I agree - as such there is no evidence that naturally occuring vitamins are uniformly superior to synthetic versions that are chemically identical. It may be true in the case of certain vitamins where there are synthetic analogues that are structurally different e.g. vitamin D2, but ascorbic acid is ascorbic acid.

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Re: Vitamin c garden

Post Number:#19  Post by ofonorow » Wed May 26, 2010 3:29 am

Dolev wrote:I've had a couple of clients who were damaged by staying too long on a raw foods diet. It's often good as a therapeutic diet, but it can overshoot. One lady was overweight with various problems, was helped by a raw foods diet. Then she started feeling weak, but the raw foods practitioner pushed her to stay on. Now she is in a state of malnutrition, her digestive system is ruined, and she has osteoporosis and a lot of other problems.


Interesting. Any theory why? (I was thinking enzymes when I used the term "raw")
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Re: Vitamin c garden

Post Number:#20  Post by Lemonaid » Wed May 26, 2010 6:19 am

Anecdotal but I once went to a raw food event with a friend and the organizer looked and me and said... "you look healthy".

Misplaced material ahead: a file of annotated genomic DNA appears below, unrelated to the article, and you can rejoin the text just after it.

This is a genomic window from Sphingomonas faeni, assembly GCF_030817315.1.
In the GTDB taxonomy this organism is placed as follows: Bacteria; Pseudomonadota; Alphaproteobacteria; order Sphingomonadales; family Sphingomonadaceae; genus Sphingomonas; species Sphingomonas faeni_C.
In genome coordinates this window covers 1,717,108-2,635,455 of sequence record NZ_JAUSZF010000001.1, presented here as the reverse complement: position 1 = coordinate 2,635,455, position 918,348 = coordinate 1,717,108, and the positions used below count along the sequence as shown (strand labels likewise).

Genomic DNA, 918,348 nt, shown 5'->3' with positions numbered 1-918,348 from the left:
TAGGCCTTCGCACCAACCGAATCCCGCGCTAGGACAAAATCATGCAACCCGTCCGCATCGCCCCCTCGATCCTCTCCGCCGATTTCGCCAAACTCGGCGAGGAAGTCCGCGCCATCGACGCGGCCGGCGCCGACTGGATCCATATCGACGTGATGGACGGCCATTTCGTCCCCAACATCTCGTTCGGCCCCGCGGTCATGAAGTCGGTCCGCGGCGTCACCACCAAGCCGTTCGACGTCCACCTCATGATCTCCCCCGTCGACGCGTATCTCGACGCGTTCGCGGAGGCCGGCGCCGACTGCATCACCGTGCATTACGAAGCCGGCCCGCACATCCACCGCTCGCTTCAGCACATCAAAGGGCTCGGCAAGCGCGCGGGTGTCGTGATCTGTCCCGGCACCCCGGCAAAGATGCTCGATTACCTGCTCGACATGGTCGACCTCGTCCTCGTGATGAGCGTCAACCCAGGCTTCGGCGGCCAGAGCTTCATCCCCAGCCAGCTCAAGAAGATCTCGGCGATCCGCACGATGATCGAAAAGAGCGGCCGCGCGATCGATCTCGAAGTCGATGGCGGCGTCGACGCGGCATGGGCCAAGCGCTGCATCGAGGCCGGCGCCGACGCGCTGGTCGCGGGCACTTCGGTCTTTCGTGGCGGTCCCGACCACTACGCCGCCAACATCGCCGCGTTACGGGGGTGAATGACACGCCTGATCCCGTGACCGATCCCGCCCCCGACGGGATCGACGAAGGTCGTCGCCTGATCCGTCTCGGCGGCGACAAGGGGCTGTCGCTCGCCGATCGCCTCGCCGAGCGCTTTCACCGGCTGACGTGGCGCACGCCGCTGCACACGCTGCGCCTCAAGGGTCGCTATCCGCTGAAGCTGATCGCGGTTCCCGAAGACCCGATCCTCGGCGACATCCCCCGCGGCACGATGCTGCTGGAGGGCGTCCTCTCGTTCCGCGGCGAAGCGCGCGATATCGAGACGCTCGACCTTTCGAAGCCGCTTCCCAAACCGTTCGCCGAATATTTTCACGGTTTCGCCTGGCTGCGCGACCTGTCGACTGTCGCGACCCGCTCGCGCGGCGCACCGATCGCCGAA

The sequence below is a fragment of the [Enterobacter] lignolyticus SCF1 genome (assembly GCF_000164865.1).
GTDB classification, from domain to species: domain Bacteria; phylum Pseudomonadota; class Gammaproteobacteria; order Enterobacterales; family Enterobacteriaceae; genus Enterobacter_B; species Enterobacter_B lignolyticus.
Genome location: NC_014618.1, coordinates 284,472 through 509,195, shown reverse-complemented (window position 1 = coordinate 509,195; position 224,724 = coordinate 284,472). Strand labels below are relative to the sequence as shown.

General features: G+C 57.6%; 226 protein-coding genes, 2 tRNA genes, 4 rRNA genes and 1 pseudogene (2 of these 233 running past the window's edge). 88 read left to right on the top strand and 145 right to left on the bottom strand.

I am definitely not raw, or vegetarian.

By what I saw from the people there... the "hardcore raw foodists" just didn't look healthy. They looked gaunt.

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Re: Vitamin c garden

Post Number:#21  Post by sweetjames » Sat May 29, 2010 7:50 pm

I agree, with you owen, most people dont eat nearly enough healthy foods, and that synthetic supplementation is needed to provide nutrients that may be missing from the diet. Having said that,--remember the question is, Are vitamins from food better in any way than synthetic vitamins? I find it very interesting that Dr Thiel says that an in vitro study found that food vitamin c has negative oxidative reductive potential (ORP), yet the Merck Index reveals that ascorbic acid has positive redox potential. This means that no quantity of USP ascorbic acid can ever match the ability of food vitamin c to clean up damage caused by free radicals. Negative ORPs indicate active reducing power, which is immediately capable of antioxidant activity where as items with positive ORPs are not.